Bassist and leader from this 8-piece kindly sent me the band's latest EP for a review. Quite some time has passed from the receival time due to several personal problems of mine, but luckily it's still fresh because the Friuli Folk/Death metal outfit hasn't released anything else so far, thus the damage done isn't excessive.
The opening title track is really fascinating with its mixed flavour of styles: Death metal, a Nu metal refrain, Folk keyboards, a violin and whistles a few seconds before the guitar solo. The singer is only one but he does all the work: growling, screams and poetic clean vocals, and all of them with extreme smoothness. He's also the creator of the well-written wake-up call lyrics concerning the pollution and the ravaging that have laid waste to the ex-garden of Eden, our planet. Good are the guitar solo and the final lick, too.
Similar, but more Swedish Death metal in the vein of early Soilwork and In Flames and with a blastbeat that was absent before, "Aftermath", maintains itself lively and adds cold, formal effected vocal layers to the mixture, making the song as various as needed.
"My Siege" picks up from the Finnish Folk metal songwriting basic patterns without getting so happy as Finntroll, using the violin, the whistles, the bagpipe and keyboards in a more penetrating manner than earlier. The keyboards have the role of changing the rhythm and the atmosphere within the song, and this detail has been performed efficiently. This is decidedly the most brutal song of the three, and also the one where the triggered drums are busiest.
The songs are able to differ enough from each other, although the utilisation of the medieval instruments in each song; the very instruments don't offer excessive variety but this hasn't been an obstacle to the composition for Krampus.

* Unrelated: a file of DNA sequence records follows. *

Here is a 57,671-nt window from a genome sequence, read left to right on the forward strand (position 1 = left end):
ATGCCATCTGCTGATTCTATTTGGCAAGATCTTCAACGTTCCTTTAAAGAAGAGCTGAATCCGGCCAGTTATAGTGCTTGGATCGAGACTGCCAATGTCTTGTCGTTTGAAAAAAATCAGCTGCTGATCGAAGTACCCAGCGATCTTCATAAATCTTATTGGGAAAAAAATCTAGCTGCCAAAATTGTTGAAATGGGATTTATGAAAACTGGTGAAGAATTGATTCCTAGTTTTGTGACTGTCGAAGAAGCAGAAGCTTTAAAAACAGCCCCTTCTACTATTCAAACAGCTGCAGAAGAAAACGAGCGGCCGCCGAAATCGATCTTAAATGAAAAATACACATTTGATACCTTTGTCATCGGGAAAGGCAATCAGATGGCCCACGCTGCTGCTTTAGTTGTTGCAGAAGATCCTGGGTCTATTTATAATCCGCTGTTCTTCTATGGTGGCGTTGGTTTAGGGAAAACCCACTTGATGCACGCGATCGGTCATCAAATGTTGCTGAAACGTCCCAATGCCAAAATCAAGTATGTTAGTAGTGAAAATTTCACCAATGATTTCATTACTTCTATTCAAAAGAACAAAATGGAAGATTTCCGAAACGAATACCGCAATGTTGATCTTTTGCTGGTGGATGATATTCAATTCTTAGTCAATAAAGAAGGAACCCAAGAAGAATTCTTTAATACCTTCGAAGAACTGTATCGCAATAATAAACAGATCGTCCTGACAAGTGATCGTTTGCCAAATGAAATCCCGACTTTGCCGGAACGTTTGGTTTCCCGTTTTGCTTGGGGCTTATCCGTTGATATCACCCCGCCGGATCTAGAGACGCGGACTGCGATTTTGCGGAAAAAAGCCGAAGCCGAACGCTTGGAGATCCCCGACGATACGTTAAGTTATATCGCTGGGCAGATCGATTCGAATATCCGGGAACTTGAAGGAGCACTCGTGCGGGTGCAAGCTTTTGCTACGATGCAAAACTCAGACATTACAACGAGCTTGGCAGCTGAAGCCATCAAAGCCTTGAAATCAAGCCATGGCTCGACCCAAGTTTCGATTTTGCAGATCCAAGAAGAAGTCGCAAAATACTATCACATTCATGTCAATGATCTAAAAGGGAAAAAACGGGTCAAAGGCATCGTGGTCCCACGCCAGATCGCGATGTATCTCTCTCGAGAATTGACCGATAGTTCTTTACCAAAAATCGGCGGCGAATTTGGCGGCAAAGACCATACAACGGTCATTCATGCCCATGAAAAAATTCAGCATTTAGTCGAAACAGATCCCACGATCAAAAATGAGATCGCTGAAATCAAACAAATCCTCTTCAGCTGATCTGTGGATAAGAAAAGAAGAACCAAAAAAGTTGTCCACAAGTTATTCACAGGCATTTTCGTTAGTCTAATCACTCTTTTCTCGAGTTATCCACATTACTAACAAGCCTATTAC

The act possesses the skills for an album containing even more dimensional aspects and this must be their next goal. The album cover represents nature's revenge on a collapsed modern society's remains with a bag-pipes player roaming along the streets, which perfectly matches with the concept, the lyrics and the band's attitude using electronic modern keyboards and traditional old instruments together. Appreciable are also the intelligent lyrics, while the triggered drums, which could be acceptable within Death metal, don't seem to work too well with Death accompanied by pure undistorted instruments. The contrast between digital and analogue therefore turns unpleasant and the bass appears to be another casualty of the recording, being hearable only a couple of times; for sure the recording is clean, notwithstanding dry in the sense that it lacks the telluric force of relentless drums and fails to be present with vigorous bass lines. All of these stylistic choices don't pay with this genre, where a little more punch is needed to diminish the gleeful timbre of the wind instruments.
One thing I don't grasp is the reason why they've chosen a monicker depicting a devilish monstruous creature deriving from the Upper Adige lore and their Folk musical influences refer to Scottish and Irish tradition, when they come from another Alpine region with nothing in common with the two cited areas.
That said, the band has a correct look, seems to have serious intentions, and the EP entertains and calls for the play button over and over, meaning that the flaws are present, but if one doesn't pay attention to them, it's no tragedy at all.
And now, after the appetizer and an edifying video accompanying the title track, we wait for the complete meal in trepidation and with curiosity.
MARKUS GANZHERRLICH - Jan 30, 2012